What You Need to Know About the New Child Safety Seat Law

Disclosure :: this post is sponsored by University Medical Center

What You Need to Know About the New Child Safety Seat Law

Preparing your children to return to school can be a little hectic. Your children may still want to enjoy their last bit of fun in the sun or avoiding the New Orleans heat while you are focused on ensuring that they are prepared to have an extraordinary school year by going through your massive to-do-list. As summer break rapidly comes to an end, be sure to add your children’s passenger safety to your checklist of things to do to prepare for school.

You’ve ordered new, larger school uniforms and shoes, conquered the school supply list, found the perfect school bag and made it through a fresh haircut, but did you adjust your children’s safety seats following their 2-inch growth during the summer? Are you in compliance with the upgraded child safety seat law?

Effective August 1, 2019, a new child safety seat law will be enforced in the state of Louisiana.

The Community Injury Prevention Program at University Medical Center New Orleans championed the legislation this session by securing the support of the Louisiana Chapter of the American Academy of Pediatrics and the Louisiana Chapter of the American College of Surgeons. The amended law passed unanimously, as it mirrors the best practice standards set forth by the American Academy of Pediatrics.

The Academy upgraded its best practice standards in 2011; however, the Louisiana child safety seat law had not been upgraded in more than 15 years. Fatigued by witnessing the number of preventable injuries and fatalities, University Medical Center’s Injury Prevention team took the opportunity to make a change to better the outcome in motor vehicle crashes. Lessening the amount of injuries and fatalities will assist in creating a healthier future for the state we all love.

Following best practice standards for child seat safety and the new Louisiana child passenger restraint law will have an invaluable impact on lessening the risk of injury or a fatal outcome when involved in a crash. We ask that you use the seat that you currently have according to the manufacturer’s instructions and maximize the benefit of the safety features for the child safety seat. For example, if the rear facing harness weight can acquire a child until 40 pounds, then keep the child in the rear-facing mode until 40 pounds, if the child has not outgrown the seat by height. By doing so, you are maximizing the benefit of rear facing, which we know is the safest mode of travel.

Usually when you transition from one thing to another, the transition is beneficial, but with child safety seats you lose protection each time you transition. Parents transitioning to the next seat prematurely can complicate this transition. Before packing the car for the first day of school, let’s add child safety seats to the checklist:

Age/Size Restraint Use
Birth to at least 2 years old Rear facing in an infant or convertible child safety seat
At least 2 years old and has outgrown the rear facing seat by height or weight Ride in a forward-facing child safety seat with an internal harness
4 years old and has outgrown the forward-facing seat with internal harness by height or weight Rides restrained in a belt positioning child booster seat using a lap shoulder seat belt
9 years old or has outgrown the booster seat and can pass the 5 Step Test* Ride restrained with a lap shoulder seat belt secured correctly on the vehicle seat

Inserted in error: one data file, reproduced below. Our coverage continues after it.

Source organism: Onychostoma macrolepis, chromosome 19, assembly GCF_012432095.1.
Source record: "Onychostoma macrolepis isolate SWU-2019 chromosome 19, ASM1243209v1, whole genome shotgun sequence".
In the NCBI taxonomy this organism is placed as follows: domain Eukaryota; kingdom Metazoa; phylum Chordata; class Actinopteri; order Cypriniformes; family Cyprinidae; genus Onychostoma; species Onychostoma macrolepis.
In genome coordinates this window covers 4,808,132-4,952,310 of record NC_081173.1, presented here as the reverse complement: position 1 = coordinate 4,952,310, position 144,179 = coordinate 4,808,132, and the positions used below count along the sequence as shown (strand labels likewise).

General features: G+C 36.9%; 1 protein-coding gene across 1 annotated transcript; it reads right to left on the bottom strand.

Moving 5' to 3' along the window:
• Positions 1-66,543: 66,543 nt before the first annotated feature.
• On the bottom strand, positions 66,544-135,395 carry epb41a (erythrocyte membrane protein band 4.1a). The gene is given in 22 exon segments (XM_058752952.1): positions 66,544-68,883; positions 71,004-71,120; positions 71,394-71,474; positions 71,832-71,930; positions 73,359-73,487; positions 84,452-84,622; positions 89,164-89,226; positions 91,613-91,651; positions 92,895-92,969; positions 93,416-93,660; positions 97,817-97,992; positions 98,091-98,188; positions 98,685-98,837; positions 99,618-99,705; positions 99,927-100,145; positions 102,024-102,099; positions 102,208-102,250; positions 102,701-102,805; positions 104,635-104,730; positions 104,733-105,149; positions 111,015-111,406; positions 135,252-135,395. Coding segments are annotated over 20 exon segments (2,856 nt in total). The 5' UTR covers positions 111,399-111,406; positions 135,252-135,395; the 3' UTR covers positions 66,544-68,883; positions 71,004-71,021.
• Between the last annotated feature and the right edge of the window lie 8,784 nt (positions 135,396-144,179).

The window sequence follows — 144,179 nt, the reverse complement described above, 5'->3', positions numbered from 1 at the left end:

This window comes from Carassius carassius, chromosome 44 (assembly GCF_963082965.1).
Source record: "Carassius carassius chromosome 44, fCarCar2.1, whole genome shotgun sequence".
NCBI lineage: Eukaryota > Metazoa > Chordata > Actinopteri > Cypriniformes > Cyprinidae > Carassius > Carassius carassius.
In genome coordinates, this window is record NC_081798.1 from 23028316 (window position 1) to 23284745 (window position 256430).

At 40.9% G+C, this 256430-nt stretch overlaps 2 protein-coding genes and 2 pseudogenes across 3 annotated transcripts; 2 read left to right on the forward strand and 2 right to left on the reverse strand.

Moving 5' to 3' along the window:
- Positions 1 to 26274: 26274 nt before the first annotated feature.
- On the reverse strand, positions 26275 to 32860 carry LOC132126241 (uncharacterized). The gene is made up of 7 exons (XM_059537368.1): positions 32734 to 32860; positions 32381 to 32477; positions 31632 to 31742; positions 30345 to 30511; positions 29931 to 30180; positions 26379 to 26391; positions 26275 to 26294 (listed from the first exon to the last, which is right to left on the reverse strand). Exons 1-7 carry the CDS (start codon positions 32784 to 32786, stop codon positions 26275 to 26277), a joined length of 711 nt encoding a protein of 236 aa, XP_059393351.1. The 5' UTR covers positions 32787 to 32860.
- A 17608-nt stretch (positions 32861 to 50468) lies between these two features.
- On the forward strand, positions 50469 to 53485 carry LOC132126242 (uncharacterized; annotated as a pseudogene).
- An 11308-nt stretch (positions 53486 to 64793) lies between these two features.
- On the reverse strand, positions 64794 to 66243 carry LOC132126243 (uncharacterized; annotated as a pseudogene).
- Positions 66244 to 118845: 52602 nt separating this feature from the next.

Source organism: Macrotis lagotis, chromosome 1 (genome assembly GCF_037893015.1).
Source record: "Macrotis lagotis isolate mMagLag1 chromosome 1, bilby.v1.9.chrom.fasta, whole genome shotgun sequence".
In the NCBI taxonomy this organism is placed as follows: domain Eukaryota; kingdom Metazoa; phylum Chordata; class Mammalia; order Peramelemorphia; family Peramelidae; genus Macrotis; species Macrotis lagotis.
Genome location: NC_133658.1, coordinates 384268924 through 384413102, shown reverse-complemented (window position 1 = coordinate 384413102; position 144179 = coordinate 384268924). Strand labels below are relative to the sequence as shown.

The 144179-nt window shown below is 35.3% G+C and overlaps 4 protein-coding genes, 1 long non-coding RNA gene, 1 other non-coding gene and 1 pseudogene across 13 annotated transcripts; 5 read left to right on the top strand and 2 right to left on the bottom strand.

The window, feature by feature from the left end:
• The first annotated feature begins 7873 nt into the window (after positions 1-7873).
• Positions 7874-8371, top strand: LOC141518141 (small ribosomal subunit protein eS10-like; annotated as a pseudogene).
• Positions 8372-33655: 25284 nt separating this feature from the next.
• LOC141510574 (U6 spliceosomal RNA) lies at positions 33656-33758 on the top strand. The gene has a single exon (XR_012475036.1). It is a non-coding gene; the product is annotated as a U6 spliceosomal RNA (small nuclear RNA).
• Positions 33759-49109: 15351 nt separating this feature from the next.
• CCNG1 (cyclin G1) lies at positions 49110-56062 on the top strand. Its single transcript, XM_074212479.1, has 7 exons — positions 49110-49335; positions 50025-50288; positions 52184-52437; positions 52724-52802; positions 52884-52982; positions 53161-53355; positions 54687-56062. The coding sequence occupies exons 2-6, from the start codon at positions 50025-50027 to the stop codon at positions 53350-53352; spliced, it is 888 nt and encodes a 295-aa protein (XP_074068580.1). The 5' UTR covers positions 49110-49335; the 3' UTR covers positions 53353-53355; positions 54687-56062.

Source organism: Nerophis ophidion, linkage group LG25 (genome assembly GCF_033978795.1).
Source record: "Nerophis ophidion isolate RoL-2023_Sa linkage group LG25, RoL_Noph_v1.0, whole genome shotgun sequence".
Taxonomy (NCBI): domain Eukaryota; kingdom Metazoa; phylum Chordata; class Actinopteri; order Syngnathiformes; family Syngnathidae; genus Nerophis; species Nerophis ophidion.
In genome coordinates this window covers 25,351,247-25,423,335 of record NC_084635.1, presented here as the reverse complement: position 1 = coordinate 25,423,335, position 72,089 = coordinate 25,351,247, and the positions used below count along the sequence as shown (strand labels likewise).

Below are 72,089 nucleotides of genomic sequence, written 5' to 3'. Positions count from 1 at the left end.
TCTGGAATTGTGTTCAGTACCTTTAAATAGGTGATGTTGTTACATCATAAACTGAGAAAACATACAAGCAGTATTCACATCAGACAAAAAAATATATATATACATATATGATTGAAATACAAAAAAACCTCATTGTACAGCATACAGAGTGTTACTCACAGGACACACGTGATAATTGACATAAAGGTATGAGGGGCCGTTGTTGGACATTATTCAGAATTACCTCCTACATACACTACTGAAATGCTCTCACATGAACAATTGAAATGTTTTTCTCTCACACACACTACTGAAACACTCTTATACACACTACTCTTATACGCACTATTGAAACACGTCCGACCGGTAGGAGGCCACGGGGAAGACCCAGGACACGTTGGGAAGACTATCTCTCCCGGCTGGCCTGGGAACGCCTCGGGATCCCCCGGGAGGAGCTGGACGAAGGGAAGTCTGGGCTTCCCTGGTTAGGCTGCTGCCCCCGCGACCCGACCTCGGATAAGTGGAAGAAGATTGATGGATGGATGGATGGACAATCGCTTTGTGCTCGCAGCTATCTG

Younger than 13 years old Ride in the rear seat of a vehicle when available and properly restrained


*The 5 Step Test allows you to know when the seat belt fits correctly when:

  1. The child sits all the way back against the vehicle seat
  2. The child’s knees bend over the edge of the vehicle seat
  3. The lap belt fits snugly across the child’s thighs or lower hips and not on the abdomen
  4. The shoulder strap snugly crosses the center of the child’s chest and not the neck
  5. The child sits properly, with no slouching or playing with the seat belt

Here’s a graphic to download as a helpful reminder for yourself and to share with your friends who are also parents.

University Medical Center leads the Louisiana Passenger Safety Task Force, a cohesive network of over 700 child passenger safety technicians in Louisiana. To assist with child safety seat questions and compliance, University Medical Center has opened 4 landlines staffed by Nationally Certified Child Passenger Safety Instructors:


A large majority of your time will be spent preparing for the upcoming school year, but you must understand that the most dangerous thing that you do daily is drive or ride as a passenger in a motor vehicle and therefore the safety of your family while riding in the car should be on your list of priorities always. The Louisiana Passenger Safety Task Force has over 105 fitting stations, free of cost to the community. To locate a fitting station near you, please visit umcno.org/injuryprevention or Buckle Up Louisiana on Facebook.

About Bridget Gardner, RN

Bridget Gardner, RN, is a registered nurse and coordinator of the Community Injury Prevention Program at University Medical Center New Orleans. The Louisiana Passenger Safety Task Force is a network of certified child passenger safety technicians throughout the state, directed by the University Medical Center Trauma Program.


  1. Hi Bridget! GREAT Article about something that has been needed for a LONG time. I was wondering if the word REAR was missing from your table that you posted? In the Restraint Use column of the non-colorful chart it is missing where it is in the colorful chart. I am not trying to nit pick but the more we can get the message across that children under 2 NEED to be REAR facing, the better! Thanks for helping get the message out for our children!


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